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The current media furore around the extent to which various high-profile organisations knew about, and took steps to address, rumoured inappropriate conduct and/or relationships in their workplaces, highlights the need for robust HR policies and procedures. There is no doubt that failure to properly investigate alleged instances of inappropriate conduct at work can result in significant commercial and reputational damage, as well as possible employment tribunal claims.

Below, we highlight issues that employers should consider from an HR risk management perspective to protect their organisations and staff.

Questions for employers

Have you reviewed your HR policies recently (for example, your grievance, anti-bullying and harassment and disciplinary policies) to ensure they are legally compliant, clearly drafted and take a robust approach? Have you kept your staff informed about any updates?

Have you trained your senior managers and HR on how to apply your policies? Staff need regular training (together with written guidance) to ensure they understand the importance of complying with your policies and how they operate in practice. Senior managers and HR need to know how to handle investigations and grievance and disciplinary processes sensitively in line with the Acas Code of Practice on disciplinary and grievance procedures, as well as your internal company policies. Training should include guidance on how to deal with allegations that are raised confidentially. In certain cases, it can be helpful for an employer to appoint an external investigator (Make UK can perform this role for you – speak with Nicola Kibble for further details).  

Do you have a clear business stance on relationships at work and, if so, have you communicated this to your staff? Relationship at Work policies are not commonplace in the UK.  However, some organisations expressly require that employees disclose any romantic relationships or conflicts of interest that emerge with colleagues, particularly where one individual is managed by the other. Take advice before incorporating this type of wording into your policies. 

Are you taking active steps to promote an open working culture, where staff feel able to raise any concerns? For example, do you have a zero-tolerance approach to harassment and bullying? Do staff have confidence that you will take any allegations raised seriously? 

Do you know how your staff feel about your working culture? Often, when a single incident becomes public knowledge, this can prompt others to raise similar allegations, for example, about a ”toxic” working culture in the organisation or team concerned. Staff surveys can provide a useful insight into problem areas (contact us for further details). Setting up an anonymous telephone reporting line for staff to raise concerns is another way employers can find out about internal practices which are negatively affecting the working environment. Again, HR need thorough training to ensure they know how to properly investigate any staff concerns that are raised.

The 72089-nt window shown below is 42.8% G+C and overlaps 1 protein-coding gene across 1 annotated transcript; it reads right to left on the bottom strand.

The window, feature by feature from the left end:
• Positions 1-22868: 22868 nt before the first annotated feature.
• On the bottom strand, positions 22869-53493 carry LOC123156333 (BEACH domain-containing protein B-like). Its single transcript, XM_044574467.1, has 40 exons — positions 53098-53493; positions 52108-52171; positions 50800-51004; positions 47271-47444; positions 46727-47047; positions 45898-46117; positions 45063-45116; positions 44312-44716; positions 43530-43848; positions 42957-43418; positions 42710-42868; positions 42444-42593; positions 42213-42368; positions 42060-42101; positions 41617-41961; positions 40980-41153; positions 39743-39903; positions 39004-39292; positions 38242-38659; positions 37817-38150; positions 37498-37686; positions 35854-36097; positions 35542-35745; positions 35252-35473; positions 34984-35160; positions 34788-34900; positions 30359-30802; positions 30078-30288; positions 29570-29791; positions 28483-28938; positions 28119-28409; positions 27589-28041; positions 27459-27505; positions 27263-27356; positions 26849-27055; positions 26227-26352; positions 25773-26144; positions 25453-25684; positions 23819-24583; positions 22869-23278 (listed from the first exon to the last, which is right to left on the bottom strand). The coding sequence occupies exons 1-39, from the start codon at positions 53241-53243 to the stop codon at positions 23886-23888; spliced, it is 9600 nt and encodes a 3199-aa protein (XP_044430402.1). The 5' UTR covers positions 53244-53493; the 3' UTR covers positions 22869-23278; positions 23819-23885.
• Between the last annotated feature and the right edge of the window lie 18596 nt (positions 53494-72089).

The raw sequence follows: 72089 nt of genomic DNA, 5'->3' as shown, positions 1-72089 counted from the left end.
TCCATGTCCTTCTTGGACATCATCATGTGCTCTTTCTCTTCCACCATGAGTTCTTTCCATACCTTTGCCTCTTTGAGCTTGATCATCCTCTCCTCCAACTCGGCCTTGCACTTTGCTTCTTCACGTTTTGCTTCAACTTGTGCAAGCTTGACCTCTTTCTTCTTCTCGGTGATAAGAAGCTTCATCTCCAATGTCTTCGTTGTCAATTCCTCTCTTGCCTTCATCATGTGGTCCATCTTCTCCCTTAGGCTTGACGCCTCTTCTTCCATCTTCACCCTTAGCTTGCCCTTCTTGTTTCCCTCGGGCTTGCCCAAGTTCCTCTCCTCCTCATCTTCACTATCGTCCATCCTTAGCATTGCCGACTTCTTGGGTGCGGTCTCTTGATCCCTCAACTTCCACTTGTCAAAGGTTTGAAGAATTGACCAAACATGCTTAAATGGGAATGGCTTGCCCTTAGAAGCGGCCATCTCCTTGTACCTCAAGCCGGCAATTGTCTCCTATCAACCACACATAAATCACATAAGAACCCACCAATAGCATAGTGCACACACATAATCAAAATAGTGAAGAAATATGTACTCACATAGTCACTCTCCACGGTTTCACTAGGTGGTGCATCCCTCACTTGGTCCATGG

Imbalance of power and dishonesty

Managing issues where there is an imbalance of power between the parties, and/or possible dishonesty (or an active rumour mill), can be particularly challenging for HR. We wrote recently about steps HR can take to tackle sexual harassment at work (see here). Where criminal allegations come to light, or there is clear evidence of a breach of policy, the line between right and wrong, and the response that HR should take as a result, tend to be relatively clear. However, in the absence of these factors, the situation can be harder to navigate.

It is often not practical to forbid co-workers from dating (and it can be difficult to identify where a potentially problematic “relationship” starts). But where there is an imbalance of power (such as a senior employee having a relationship with a younger and/or more junior member of staff) issues around consent, as well as bias and conflict of interest, could come to the fore.  In addition, those in senior positions are expected to set a positive example for others and, accordingly, tend to be held to a higher standard when it comes to any alleged misconduct or inappropriate behaviour.

Issues around trust and honesty can also be key.  Where evidence emerges that somebody (and/or an organisation) has persistently lied and/or taken steps to conceal inappropriate behaviour at work, there can be a significant breakdown of trust – which can easily translate into reduced trust in a commercial brand.

How we can help

We offer an end-to-end suite of support to inform, engage and embed the right culture, values and inclusive working environment within your organisation. Ranging from our suite of micro videos (see here) and support with drafting policies and procedures to leadership visioning and strategy workshops with our leadership coaches - click here to find out more.

If you are a Make UK subscriber, you can speak to your regular adviser for guidance on managing internal investigations, including taking disciplinary action that may be needed as a result. You can also access further information, including template policies and drafting guidance, in the HR & Legal Resources section of our website. Our HR consultants are also very experienced in assisting companies with investigation processes (please email Nicola Kibble for further information).

If you are not a Make UK subscriber, our expert HR and legal advisers can also offer guidance on a consultancy basis. For further information, contact us on 0808 168 5874 or email [email protected].

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